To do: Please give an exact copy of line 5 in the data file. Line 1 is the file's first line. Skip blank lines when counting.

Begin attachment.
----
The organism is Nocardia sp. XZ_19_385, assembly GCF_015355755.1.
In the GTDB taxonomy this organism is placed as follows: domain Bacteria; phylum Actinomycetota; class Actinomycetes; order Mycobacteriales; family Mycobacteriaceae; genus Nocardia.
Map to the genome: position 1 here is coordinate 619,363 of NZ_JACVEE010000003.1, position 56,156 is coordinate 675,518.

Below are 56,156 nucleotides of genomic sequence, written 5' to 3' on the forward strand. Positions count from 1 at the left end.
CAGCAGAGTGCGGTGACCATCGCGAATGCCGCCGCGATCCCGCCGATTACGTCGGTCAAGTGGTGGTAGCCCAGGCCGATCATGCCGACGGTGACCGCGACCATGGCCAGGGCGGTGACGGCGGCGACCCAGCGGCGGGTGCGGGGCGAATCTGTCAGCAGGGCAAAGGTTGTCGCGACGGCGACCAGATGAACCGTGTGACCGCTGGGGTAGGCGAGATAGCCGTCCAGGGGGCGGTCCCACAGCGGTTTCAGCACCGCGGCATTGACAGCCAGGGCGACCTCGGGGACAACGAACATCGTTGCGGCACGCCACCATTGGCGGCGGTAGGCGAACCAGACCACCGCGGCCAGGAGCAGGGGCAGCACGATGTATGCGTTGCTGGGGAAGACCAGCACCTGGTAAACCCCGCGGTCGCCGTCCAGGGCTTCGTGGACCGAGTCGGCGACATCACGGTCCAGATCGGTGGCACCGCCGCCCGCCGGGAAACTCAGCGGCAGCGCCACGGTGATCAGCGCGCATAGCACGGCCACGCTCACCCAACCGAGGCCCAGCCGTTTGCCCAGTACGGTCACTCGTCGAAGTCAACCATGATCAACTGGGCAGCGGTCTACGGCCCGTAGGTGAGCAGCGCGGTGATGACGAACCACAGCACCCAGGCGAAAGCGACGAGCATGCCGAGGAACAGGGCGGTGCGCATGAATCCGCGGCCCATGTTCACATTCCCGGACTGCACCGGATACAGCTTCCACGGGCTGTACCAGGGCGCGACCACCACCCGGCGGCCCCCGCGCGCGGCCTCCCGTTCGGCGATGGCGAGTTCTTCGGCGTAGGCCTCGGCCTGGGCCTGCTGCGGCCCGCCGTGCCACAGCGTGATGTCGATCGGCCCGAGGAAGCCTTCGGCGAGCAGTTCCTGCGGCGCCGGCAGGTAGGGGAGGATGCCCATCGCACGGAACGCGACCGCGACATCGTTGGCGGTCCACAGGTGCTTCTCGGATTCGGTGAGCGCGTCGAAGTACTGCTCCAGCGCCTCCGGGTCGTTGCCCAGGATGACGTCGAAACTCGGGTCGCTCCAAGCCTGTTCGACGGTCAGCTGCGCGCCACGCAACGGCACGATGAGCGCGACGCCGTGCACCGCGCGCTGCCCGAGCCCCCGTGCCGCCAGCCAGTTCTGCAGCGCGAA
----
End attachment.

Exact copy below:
CAGCAGAGTGCGGTGACCATCGCGAATGCCGCCGCGATCCCGCCGATTACGTCGGTCAAGTGGTGGTAGCCCAGGCCGATCATGCCGACGGTGACCGCGACCATGGCCAGGGCGGTGACGGCGGCGACCCAGCGGCGGGTGCGGGGCGAATCTGTCAGCAGGGCAAAGGTTGTCGCGACGGCGACCAGATGAACCGTGTGACCGCTGGGGTAGGCGAGATAGCCGTCCAGGGGGCGGTCCCACAGCGGTTTCAGCACCGCGGCATTGACAGCCAGGGCGACCTCGGGGACAACGAACATCGTTGCGGCACGCCACCATTGGCGGCGGTAGGCGAACCAGACCACCGCGGCCAGGAGCAGGGGCAGCACGATGTATGCGTTGCTGGGGAAGACCAGCACCTGGTAAACCCCGCGGTCGCCGTCCAGGGCTTCGTGGACCGAGTCGGCGACATCACGGTCCAGATCGGTGGCACCGCCGCCCGCCGGGAAACTCAGCGGCAGCGCCACGGTGATCAGCGCGCATAGCACGGCCACGCTCACCCAACCGAGGCCCAGCCGTTTGCCCAGTACGGTCACTCGTCGAAGTCAACCATGATCAACTGGGCAGCGGTCTACGGCCCGTAGGTGAGCAGCGCGGTGATGACGAACCACAGCACCCAGGCGAAAGCGACGAGCATGCCGAGGAACAGGGCGGTGCGCATGAATCCGCGGCCCATGTTCACATTCCCGGACTGCACCGGATACAGCTTCCACGGGCTGTACCAGGGCGCGACCACCACCCGGCGGCCCCCGCGCGCGGCCTCCCGTTCGGCGATGGCGAGTTCTTCGGCGTAGGCCTCGGCCTGGGCCTGCTGCGGCCCGCCGTGCCACAGCGTGATGTCGATCGGCCCGAGGAAGCCTTCGGCGAGCAGTTCCTGCGGCGCCGGCAGGTAGGGGAGGATGCCCATCGCACGGAACGCGACCGCGACATCGTTGGCGGTCCACAGGTGCTTCTCGGATTCGGTGAGCGCGTCGAAGTACTGCTCCAGCGCCTCCGGGTCGTTGCCCAGGATGACGTCGAAACTCGGGTCGCTCCAAGCCTGTTCGACGGTCAGCTGCGCGCCACGCAACGGCACGATGAGCGCGACGCCGTGCACCGCGCGCTGCCCGAGCCCCCGTGCCGCCAGCCAGTTCTGCAGCGCGAA